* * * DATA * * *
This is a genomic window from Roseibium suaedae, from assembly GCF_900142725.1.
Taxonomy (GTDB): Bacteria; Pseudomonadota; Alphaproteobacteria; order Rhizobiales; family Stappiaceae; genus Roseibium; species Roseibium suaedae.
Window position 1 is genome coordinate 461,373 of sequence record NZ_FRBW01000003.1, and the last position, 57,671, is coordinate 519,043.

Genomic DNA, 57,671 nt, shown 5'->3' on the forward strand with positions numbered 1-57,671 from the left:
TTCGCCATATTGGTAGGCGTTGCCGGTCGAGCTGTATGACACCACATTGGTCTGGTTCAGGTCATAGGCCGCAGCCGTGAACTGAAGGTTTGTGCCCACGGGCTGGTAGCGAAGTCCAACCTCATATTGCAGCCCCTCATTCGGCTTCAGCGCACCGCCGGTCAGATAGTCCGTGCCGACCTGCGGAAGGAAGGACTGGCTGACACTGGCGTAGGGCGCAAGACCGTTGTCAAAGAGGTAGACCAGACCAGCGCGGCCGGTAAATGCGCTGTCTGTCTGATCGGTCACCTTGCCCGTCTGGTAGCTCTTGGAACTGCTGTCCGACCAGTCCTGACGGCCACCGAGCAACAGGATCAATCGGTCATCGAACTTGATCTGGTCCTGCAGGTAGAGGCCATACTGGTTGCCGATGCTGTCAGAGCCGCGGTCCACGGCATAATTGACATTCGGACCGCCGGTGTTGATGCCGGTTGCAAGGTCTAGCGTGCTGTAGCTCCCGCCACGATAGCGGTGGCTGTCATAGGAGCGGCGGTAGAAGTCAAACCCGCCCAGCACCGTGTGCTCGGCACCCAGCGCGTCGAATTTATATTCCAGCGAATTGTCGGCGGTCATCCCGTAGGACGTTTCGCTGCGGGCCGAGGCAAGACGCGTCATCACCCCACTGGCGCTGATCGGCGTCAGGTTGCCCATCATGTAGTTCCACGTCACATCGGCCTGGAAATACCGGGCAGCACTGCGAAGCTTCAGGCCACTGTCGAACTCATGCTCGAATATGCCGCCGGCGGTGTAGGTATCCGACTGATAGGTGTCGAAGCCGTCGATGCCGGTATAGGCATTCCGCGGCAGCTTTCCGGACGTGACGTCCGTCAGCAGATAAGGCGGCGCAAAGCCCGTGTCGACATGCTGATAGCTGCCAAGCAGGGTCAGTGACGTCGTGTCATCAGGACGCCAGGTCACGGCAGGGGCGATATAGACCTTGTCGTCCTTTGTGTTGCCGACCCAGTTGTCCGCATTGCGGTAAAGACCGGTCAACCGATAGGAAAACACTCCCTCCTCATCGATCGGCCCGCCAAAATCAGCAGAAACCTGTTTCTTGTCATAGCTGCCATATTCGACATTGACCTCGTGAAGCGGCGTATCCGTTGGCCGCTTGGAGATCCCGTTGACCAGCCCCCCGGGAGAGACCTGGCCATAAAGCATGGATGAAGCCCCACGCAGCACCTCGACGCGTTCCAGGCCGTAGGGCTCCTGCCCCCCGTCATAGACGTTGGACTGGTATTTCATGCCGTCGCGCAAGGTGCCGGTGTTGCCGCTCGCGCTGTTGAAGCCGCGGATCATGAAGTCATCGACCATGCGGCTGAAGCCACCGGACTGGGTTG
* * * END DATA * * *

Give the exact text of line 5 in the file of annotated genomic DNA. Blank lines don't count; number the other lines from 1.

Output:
TTCGCCATATTGGTAGGCGTTGCCGGTCGAGCTGTATGACACCACATTGGTCTGGTTCAGGTCATAGGCCGCAGCCGTGAACTGAAGGTTTGTGCCCACGGGCTGGTAGCGAAGTCCAACCTCATATTGCAGCCCCTCATTCGGCTTCAGCGCACCGCCGGTCAGATAGTCCGTGCCGACCTGCGGAAGGAAGGACTGGCTGACACTGGCGTAGGGCGCAAGACCGTTGTCAAAGAGGTAGACCAGACCAGCGCGGCCGGTAAATGCGCTGTCTGTCTGATCGGTCACCTTGCCCGTCTGGTAGCTCTTGGAACTGCTGTCCGACCAGTCCTGACGGCCACCGAGCAACAGGATCAATCGGTCATCGAACTTGATCTGGTCCTGCAGGTAGAGGCCATACTGGTTGCCGATGCTGTCAGAGCCGCGGTCCACGGCATAATTGACATTCGGACCGCCGGTGTTGATGCCGGTTGCAAGGTCTAGCGTGCTGTAGCTCCCGCCACGATAGCGGTGGCTGTCATAGGAGCGGCGGTAGAAGTCAAACCCGCCCAGCACCGTGTGCTCGGCACCCAGCGCGTCGAATTTATATTCCAGCGAATTGTCGGCGGTCATCCCGTAGGACGTTTCGCTGCGGGCCGAGGCAAGACGCGTCATCACCCCACTGGCGCTGATCGGCGTCAGGTTGCCCATCATGTAGTTCCACGTCACATCGGCCTGGAAATACCGGGCAGCACTGCGAAGCTTCAGGCCACTGTCGAACTCATGCTCGAATATGCCGCCGGCGGTGTAGGTATCCGACTGATAGGTGTCGAAGCCGTCGATGCCGGTATAGGCATTCCGCGGCAGCTTTCCGGACGTGACGTCCGTCAGCAGATAAGGCGGCGCAAAGCCCGTGTCGACATGCTGATAGCTGCCAAGCAGGGTCAGTGACGTCGTGTCATCAGGACGCCAGGTCACGGCAGGGGCGATATAGACCTTGTCGTCCTTTGTGTTGCCGACCCAGTTGTCCGCATTGCGGTAAAGACCGGTCAACCGATAGGAAAACACTCCCTCCTCATCGATCGGCCCGCCAAAATCAGCAGAAACCTGTTTCTTGTCATAGCTGCCATATTCGACATTGACCTCGTGAAGCGGCGTATCCGTTGGCCGCTTGGAGATCCCGTTGACCAGCCCCCCGGGAGAGACCTGGCCATAAAGCATGGATGAAGCCCCACGCAGCACCTCGACGCGTTCCAGGCCGTAGGGCTCCTGCCCCCCGTCATAGACGTTGGACTGGTATTTCATGCCGTCGCGCAAGGTGCCGGTGTTGCCGCTCGCGCTGTTGAAGCCGCGGATCATGAAGTCATCGACCATGCGGCTGAAGCCACCGGACTGGGTTG